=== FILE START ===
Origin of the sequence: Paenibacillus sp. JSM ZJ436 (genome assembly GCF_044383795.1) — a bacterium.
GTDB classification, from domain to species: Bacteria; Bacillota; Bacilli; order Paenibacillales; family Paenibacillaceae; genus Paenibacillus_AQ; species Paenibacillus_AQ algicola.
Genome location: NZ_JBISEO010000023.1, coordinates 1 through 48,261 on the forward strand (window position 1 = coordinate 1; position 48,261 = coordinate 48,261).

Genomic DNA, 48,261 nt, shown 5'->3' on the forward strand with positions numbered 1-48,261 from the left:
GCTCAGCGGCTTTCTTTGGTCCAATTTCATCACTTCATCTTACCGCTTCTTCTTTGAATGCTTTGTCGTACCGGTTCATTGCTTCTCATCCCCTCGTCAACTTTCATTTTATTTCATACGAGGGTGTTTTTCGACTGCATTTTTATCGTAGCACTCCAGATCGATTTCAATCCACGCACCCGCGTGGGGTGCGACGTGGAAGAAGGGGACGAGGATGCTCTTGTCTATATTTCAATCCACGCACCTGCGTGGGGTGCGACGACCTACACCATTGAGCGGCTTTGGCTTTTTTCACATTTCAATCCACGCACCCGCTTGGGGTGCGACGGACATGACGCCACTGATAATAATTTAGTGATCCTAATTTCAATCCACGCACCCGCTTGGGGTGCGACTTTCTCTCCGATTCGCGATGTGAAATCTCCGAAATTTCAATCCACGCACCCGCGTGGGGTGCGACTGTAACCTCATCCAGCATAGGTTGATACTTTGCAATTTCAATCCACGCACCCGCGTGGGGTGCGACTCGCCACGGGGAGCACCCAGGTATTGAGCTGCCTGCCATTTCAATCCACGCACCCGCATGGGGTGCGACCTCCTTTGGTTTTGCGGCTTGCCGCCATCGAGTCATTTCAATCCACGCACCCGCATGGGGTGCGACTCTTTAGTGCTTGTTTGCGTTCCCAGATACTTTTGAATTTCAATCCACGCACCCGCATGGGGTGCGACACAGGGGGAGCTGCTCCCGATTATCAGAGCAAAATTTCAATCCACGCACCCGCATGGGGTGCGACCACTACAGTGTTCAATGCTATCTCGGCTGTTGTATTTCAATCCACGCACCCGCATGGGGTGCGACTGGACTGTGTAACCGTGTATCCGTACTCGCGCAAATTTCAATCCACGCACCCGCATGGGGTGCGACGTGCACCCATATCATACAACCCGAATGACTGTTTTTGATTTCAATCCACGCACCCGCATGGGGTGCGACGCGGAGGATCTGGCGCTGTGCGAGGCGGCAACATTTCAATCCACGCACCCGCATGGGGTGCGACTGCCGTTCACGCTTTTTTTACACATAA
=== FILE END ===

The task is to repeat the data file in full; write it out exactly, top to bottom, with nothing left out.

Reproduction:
Origin of the sequence: Paenibacillus sp. JSM ZJ436 (genome assembly GCF_044383795.1) — a bacterium.
GTDB classification, from domain to species: Bacteria; Bacillota; Bacilli; order Paenibacillales; family Paenibacillaceae; genus Paenibacillus_AQ; species Paenibacillus_AQ algicola.
Genome location: NZ_JBISEO010000023.1, coordinates 1 through 48,261 on the forward strand (window position 1 = coordinate 1; position 48,261 = coordinate 48,261).

Genomic DNA, 48,261 nt, shown 5'->3' on the forward strand with positions numbered 1-48,261 from the left:
GCTCAGCGGCTTTCTTTGGTCCAATTTCATCACTTCATCTTACCGCTTCTTCTTTGAATGCTTTGTCGTACCGGTTCATTGCTTCTCATCCCCTCGTCAACTTTCATTTTATTTCATACGAGGGTGTTTTTCGACTGCATTTTTATCGTAGCACTCCAGATCGATTTCAATCCACGCACCCGCGTGGGGTGCGACGTGGAAGAAGGGGACGAGGATGCTCTTGTCTATATTTCAATCCACGCACCTGCGTGGGGTGCGACGACCTACACCATTGAGCGGCTTTGGCTTTTTTCACATTTCAATCCACGCACCCGCTTGGGGTGCGACGGACATGACGCCACTGATAATAATTTAGTGATCCTAATTTCAATCCACGCACCCGCTTGGGGTGCGACTTTCTCTCCGATTCGCGATGTGAAATCTCCGAAATTTCAATCCACGCACCCGCGTGGGGTGCGACTGTAACCTCATCCAGCATAGGTTGATACTTTGCAATTTCAATCCACGCACCCGCGTGGGGTGCGACTCGCCACGGGGAGCACCCAGGTATTGAGCTGCCTGCCATTTCAATCCACGCACCCGCATGGGGTGCGACCTCCTTTGGTTTTGCGGCTTGCCGCCATCGAGTCATTTCAATCCACGCACCCGCATGGGGTGCGACTCTTTAGTGCTTGTTTGCGTTCCCAGATACTTTTGAATTTCAATCCACGCACCCGCATGGGGTGCGACACAGGGGGAGCTGCTCCCGATTATCAGAGCAAAATTTCAATCCACGCACCCGCATGGGGTGCGACCACTACAGTGTTCAATGCTATCTCGGCTGTTGTATTTCAATCCACGCACCCGCATGGGGTGCGACTGGACTGTGTAACCGTGTATCCGTACTCGCGCAAATTTCAATCCACGCACCCGCATGGGGTGCGACGTGCACCCATATCATACAACCCGAATGACTGTTTTTGATTTCAATCCACGCACCCGCATGGGGTGCGACGCGGAGGATCTGGCGCTGTGCGAGGCGGCAACATTTCAATCCACGCACCCGCATGGGGTGCGACTGCCGTTCACGCTTTTTTTACACATAA